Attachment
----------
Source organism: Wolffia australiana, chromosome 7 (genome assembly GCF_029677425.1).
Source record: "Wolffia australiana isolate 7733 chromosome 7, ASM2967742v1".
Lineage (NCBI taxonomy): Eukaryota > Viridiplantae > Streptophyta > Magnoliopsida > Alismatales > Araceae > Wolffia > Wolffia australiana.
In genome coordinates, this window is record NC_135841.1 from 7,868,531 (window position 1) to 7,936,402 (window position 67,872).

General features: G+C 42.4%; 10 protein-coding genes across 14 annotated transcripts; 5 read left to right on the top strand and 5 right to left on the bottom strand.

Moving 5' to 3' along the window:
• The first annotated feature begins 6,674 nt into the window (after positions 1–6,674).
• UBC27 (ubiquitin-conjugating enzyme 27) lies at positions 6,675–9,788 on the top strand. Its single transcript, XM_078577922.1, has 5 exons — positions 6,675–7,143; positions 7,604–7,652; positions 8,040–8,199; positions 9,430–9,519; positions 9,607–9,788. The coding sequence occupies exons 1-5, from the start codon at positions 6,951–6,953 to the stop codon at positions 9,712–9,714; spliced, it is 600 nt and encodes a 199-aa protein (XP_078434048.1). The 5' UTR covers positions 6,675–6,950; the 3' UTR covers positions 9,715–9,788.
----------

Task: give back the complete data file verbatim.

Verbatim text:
Source organism: Wolffia australiana, chromosome 7 (genome assembly GCF_029677425.1).
Source record: "Wolffia australiana isolate 7733 chromosome 7, ASM2967742v1".
Lineage (NCBI taxonomy): Eukaryota > Viridiplantae > Streptophyta > Magnoliopsida > Alismatales > Araceae > Wolffia > Wolffia australiana.
In genome coordinates, this window is record NC_135841.1 from 7,868,531 (window position 1) to 7,936,402 (window position 67,872).

General features: G+C 42.4%; 10 protein-coding genes across 14 annotated transcripts; 5 read left to right on the top strand and 5 right to left on the bottom strand.

Moving 5' to 3' along the window:
• The first annotated feature begins 6,674 nt into the window (after positions 1–6,674).
• UBC27 (ubiquitin-conjugating enzyme 27) lies at positions 6,675–9,788 on the top strand. Its single transcript, XM_078577922.1, has 5 exons — positions 6,675–7,143; positions 7,604–7,652; positions 8,040–8,199; positions 9,430–9,519; positions 9,607–9,788. The coding sequence occupies exons 1-5, from the start codon at positions 6,951–6,953 to the stop codon at positions 9,712–9,714; spliced, it is 600 nt and encodes a 199-aa protein (XP_078434048.1). The 5' UTR covers positions 6,675–6,950; the 3' UTR covers positions 9,715–9,788.